Hence by combining the polarization shielding factor with the spin coupling factor, we can account for the fact that the lepton magnetic moment increase due to this effect is approximately 1/(2.Pi x 137) = alpha/(2.Pi) added on to the 1 Bohr magneton of the bare real electron. This gives the 1.0116 Bohr magnetons result for leptons.

The Z boson of electroweak theory is unique because it has rest mass despite being an uncharged fundamental particle! You can easily see how charged particles acquire mass (by attracting a cloud of vacuum charges, which mire them, creating inertia and a response to the spacetime fabric background field which is gravity). But how does a non-composite neutral particle, the Z, acquire mass? This is essentially the question of electroweak symmetry breaking at low energy. The Z is related to the photon, but is different in that it has rest mass and therefore has a limited range, at least below electroweak symmetry breaking energy.

Z mass model: a vacuum particle with the mass of the electroweak neutral gauge boson (Z) semi-empirically predicts all the masses in the Standard Model. You use data for a few particles to formulate the model, but then it predicts everything else, including making many extra checkable predictions! Here's how. If the particle is at position A in the model above, it is inside the polarization range of the electron, but there is still its own polarization shell separating it from the real electron core. Because of the shielding of its own shell of vacuum polarization and from the spin of the electron core, the mass it gives the core is equal to Mz/(2.Pi x 137) =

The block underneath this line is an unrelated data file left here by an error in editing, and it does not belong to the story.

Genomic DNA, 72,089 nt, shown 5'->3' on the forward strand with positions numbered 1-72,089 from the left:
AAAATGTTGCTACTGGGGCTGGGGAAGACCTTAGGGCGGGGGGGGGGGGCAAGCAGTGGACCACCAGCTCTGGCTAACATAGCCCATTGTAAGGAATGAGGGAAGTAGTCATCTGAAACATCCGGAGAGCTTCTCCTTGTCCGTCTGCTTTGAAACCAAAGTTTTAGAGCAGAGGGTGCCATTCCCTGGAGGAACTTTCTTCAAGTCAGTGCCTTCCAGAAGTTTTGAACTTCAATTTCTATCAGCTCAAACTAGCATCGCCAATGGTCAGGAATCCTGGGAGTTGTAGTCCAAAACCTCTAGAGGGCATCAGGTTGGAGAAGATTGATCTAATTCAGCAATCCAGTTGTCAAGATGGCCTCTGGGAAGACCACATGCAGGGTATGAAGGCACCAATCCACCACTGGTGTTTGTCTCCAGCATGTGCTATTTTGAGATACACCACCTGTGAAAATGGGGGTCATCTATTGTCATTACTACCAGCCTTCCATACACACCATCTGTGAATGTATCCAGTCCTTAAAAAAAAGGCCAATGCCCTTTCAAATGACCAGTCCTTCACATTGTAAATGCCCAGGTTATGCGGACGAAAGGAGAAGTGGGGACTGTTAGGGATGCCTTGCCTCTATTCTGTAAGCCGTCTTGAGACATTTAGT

Mzalpha/(2.Pi) ~ 105.7 MeV. Hence the muon!

Next, consider the lower energy state where the mass is at position B in the diagram above. In that case, the coupling between the central core charge and the mass at B is reduced by the additional distance (which empirically is a factor of ~1.5 reduction) and also the 137 or 1/alpha polarization attenuation factor. Hence

Mz(alpha)2/(1.5 x 2.Pi) ~ 0.51 MeV. Hence the electron!

Generalizing, for n real charge cores (such as a bare lepton or 2-3 bare quarks), and N masses of Z boson mass at position A (a high energy, high mass state), the formula for predicting the observable mass of the elementary particle is: Men(N+1)/(2.alpha)

= Mzn(N+1)(alpha)/(6.Pi).

This does make predictions! It is based on known facts of polarization in the vacuum, the details of which have evidence from many experiments. It has more physics and checkable tests going for it than the periodic table of chemistry had first proposed from sheer empirical association by Newlands and Mendeleev, which today would doubtless be suppressed sneeringly as 'numerology' (the reason for the periodic table had to await the discovery of quantum mechanics). It produces a kind of periodic table of elementary particle masses which are directly comparable to measured data. This fact-guided methodology of doing physics is in stark contrast to stringy, abject, useless extra dimensional speculation.

The stringy model doesn't predict the force mechanisms, strengths, particle masses, and cosmological results which it suppressed with censorship.

But for a comparison of the above heuristic ideas with those quantum field theory between the Tomonaga-Feynman-Schwinger quantum field theory renormalized calculation of the magnetic field increase for an electron due to the vacuum (which Dirac and Feynman, as well as others like Dr Chris Oakley, raise objects to on mathematical grounds, as being incomplete/fiddled) see: